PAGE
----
American Civil Liberties Union


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ACLU Opposes Nomination of Judge Alito

Judge Samuel Alito

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The American Civil Liberties Union has taken the extraordinary step of formally opposing the nomination of Judge Samuel A. Alito, Jr. to the United States Supreme Court.

Throughout his career, Judge Alito has promoted an expansive view of executive authority and a limited view of the judicial role in curbing abuses of that authority.

"At a time when our president has claimed unprecedented authority to spy on Americans and jail terrorism suspects indefinitely, America needs a Supreme Court justice who will uphold our precious civil liberties," said ACLU Executive Director Anthony D. Romero. "Unfortunately, Judge Alito's record shows a willingness to support government actions that abridge individual freedoms."

Two years ago, Justice O'Connor eloquently expressed what is at stake in these critical times when she wrote: "A state of war is not a blank check for the president when it comes to the rights of the nation's citizens."

In addition to his past positions on unchecked executive power, Judge Alito has also written several troubling decisions on other fundamental civil rights issues, including:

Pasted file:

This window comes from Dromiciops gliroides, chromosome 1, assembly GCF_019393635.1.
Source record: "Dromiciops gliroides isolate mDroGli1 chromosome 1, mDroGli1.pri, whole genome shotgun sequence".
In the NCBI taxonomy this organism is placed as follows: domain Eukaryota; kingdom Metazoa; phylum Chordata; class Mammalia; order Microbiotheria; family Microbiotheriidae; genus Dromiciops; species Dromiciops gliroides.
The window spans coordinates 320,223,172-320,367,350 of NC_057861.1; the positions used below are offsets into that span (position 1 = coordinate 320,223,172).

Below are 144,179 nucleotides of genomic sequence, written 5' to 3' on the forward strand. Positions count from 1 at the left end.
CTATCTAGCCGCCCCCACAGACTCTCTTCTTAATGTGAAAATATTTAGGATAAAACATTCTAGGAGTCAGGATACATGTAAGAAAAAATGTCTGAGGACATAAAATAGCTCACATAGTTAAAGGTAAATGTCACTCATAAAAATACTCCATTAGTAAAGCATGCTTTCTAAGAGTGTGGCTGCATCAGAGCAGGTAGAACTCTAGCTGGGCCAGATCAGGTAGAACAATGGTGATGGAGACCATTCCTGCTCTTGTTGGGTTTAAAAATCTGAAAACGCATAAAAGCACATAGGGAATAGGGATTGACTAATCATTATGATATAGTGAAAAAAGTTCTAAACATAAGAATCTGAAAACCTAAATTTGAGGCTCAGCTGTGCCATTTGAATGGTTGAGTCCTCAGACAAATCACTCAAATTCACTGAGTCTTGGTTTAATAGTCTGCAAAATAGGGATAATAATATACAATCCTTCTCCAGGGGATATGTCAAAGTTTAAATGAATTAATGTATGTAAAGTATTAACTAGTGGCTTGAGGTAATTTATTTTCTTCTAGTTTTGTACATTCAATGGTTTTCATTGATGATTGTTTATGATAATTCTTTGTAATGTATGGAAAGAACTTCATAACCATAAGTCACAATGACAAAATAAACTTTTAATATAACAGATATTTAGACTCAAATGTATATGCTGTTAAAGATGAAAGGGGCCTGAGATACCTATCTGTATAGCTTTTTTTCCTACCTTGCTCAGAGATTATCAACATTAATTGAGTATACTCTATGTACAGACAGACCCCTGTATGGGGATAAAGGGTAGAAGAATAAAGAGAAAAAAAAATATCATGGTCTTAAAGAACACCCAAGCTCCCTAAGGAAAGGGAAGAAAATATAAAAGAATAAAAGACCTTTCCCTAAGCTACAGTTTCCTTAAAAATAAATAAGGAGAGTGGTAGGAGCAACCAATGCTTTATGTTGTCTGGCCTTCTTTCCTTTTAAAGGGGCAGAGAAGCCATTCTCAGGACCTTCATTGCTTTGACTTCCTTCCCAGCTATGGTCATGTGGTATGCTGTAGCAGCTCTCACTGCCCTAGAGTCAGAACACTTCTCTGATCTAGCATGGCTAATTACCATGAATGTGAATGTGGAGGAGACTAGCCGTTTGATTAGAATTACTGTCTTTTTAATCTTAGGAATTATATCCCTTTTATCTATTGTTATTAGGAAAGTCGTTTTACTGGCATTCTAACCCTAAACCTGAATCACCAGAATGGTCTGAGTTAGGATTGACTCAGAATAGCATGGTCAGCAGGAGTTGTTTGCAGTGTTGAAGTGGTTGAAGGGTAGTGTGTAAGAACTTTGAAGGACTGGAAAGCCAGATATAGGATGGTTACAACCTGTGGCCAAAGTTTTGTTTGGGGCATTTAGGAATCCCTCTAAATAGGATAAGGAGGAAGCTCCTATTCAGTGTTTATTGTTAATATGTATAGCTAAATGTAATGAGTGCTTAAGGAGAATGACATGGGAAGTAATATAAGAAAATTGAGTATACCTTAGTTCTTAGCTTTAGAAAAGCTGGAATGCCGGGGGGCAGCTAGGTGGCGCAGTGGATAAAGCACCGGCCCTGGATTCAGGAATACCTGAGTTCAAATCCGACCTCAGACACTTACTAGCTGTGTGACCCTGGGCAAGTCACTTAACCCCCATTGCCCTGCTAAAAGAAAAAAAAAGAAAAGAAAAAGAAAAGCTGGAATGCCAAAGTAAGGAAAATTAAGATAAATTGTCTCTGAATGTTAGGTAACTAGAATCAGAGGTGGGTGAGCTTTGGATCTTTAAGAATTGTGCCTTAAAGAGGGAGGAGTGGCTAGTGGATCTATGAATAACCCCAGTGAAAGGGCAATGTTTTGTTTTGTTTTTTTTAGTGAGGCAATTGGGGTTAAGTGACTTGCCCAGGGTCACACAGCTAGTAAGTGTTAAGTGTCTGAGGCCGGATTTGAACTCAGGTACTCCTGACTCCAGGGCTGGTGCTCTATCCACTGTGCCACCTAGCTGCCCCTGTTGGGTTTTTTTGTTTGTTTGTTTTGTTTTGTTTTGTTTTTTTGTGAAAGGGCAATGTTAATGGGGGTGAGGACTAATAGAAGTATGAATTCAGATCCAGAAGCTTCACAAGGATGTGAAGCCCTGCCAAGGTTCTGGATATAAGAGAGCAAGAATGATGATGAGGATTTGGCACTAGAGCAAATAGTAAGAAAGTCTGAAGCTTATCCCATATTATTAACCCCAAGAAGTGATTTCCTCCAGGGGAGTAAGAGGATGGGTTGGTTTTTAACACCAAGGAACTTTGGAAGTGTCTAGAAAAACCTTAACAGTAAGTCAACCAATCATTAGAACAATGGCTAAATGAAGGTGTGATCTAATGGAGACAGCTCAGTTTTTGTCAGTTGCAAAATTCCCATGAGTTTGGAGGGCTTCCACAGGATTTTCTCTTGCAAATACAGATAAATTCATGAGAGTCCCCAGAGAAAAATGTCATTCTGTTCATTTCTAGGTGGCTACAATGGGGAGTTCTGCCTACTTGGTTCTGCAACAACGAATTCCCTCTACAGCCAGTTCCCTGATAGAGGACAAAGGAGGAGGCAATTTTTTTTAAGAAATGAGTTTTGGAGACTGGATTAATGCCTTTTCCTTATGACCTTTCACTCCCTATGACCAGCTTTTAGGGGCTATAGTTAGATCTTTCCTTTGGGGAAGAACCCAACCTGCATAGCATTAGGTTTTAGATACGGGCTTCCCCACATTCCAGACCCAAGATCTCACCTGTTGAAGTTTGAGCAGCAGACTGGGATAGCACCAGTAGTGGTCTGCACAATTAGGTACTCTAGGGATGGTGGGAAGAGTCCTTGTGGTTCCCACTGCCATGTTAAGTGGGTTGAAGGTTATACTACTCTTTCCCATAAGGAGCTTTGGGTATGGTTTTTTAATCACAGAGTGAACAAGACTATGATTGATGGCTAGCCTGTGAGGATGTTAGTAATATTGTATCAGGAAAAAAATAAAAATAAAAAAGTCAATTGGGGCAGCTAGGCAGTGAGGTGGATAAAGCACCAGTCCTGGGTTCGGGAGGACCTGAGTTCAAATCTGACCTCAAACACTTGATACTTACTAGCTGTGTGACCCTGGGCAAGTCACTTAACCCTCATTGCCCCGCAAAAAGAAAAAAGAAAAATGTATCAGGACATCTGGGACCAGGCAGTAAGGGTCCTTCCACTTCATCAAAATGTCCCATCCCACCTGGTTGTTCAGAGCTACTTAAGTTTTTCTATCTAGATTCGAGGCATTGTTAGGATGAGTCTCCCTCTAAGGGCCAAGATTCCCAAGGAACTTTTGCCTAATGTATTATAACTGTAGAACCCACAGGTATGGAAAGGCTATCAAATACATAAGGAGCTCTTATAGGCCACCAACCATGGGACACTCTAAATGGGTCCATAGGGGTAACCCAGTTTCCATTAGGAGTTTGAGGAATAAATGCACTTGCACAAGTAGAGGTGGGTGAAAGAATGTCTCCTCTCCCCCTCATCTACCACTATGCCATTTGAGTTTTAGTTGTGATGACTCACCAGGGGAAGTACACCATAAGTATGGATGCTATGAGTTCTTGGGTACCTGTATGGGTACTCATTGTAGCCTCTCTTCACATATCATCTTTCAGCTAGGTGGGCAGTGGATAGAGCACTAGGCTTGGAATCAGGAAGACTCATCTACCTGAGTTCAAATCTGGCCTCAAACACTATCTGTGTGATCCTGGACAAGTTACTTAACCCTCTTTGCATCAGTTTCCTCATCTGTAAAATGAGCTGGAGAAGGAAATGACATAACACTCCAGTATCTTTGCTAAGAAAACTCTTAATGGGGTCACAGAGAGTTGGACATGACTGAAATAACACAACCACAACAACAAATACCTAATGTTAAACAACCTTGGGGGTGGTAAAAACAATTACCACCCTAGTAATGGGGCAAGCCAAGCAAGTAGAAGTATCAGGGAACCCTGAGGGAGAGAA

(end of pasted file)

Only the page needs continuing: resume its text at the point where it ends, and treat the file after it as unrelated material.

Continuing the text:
REPRODUCTIVE FREEDOM: Alito dissented in the Planned Parenthood v. Casey decision, favoring a spousal notification requirement over a women's right to privacy.
FREEDOM OF RELIGION: Alito argued that a student-led prayer at a graduation ceremony did not violate the Establishment Clause.
DISCRIMINATION: Alito argued for standards that would limit plaintiffs' ability to seek trial for race, gender and disability discrimination claims.
PRIVACY: Alito dissented in a ruling that the strip search of a suspect's wife and ten-year-old daughter was unconstitutional.
DEATH PENALTY: Alito dissented in a death penalty ruling over the unconstitutional exclusion of black prospective jurors.
PRISONERS' RIGHTS: Alito argued that a policy barring prisoners in long-term segregation from possessing newspapers, magazines or photographs unless they were religious or legal did not violate the First Amendment.
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The ACLU's full report on Judge Alito's record on civil liberties and civil rights is available online in summary form or for download as a PDF file. (Read the report.)

In its 86-year history, the ACLU has opposed only two prior Supreme Court nominees: Justice William Rehnquist (in his initial nomination to the Court) and former Solicitor General and law professor Robert Bork.
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